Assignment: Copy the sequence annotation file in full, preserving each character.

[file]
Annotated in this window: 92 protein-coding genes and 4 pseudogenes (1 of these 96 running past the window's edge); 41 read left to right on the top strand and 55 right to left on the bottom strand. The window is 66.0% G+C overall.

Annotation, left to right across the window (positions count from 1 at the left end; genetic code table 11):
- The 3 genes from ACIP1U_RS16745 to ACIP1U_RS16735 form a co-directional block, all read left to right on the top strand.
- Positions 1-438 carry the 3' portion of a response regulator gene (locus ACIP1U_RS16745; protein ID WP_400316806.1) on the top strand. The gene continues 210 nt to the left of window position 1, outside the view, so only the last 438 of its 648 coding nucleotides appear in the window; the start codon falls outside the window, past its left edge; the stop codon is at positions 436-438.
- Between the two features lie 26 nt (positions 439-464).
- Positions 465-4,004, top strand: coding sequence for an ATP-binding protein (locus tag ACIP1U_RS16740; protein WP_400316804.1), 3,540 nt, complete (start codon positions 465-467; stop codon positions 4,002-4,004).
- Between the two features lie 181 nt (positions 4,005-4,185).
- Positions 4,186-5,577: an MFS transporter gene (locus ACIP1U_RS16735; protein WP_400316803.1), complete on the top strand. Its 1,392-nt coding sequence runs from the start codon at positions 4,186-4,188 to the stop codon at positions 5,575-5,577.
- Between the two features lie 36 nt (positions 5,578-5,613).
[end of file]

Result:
Annotated in this window: 92 protein-coding genes and 4 pseudogenes (1 of these 96 running past the window's edge); 41 read left to right on the top strand and 55 right to left on the bottom strand. The window is 66.0% G+C overall.

Annotation, left to right across the window (positions count from 1 at the left end; genetic code table 11):
- The 3 genes from ACIP1U_RS16745 to ACIP1U_RS16735 form a co-directional block, all read left to right on the top strand.
- Positions 1-438 carry the 3' portion of a response regulator gene (locus ACIP1U_RS16745; protein ID WP_400316806.1) on the top strand. The gene continues 210 nt to the left of window position 1, outside the view, so only the last 438 of its 648 coding nucleotides appear in the window; the start codon falls outside the window, past its left edge; the stop codon is at positions 436-438.
- Between the two features lie 26 nt (positions 439-464).
- Positions 465-4,004, top strand: coding sequence for an ATP-binding protein (locus tag ACIP1U_RS16740; protein WP_400316804.1), 3,540 nt, complete (start codon positions 465-467; stop codon positions 4,002-4,004).
- Between the two features lie 181 nt (positions 4,005-4,185).
- Positions 4,186-5,577: an MFS transporter gene (locus ACIP1U_RS16735; protein WP_400316803.1), complete on the top strand. Its 1,392-nt coding sequence runs from the start codon at positions 4,186-4,188 to the stop codon at positions 5,575-5,577.
- Between the two features lie 36 nt (positions 5,578-5,613).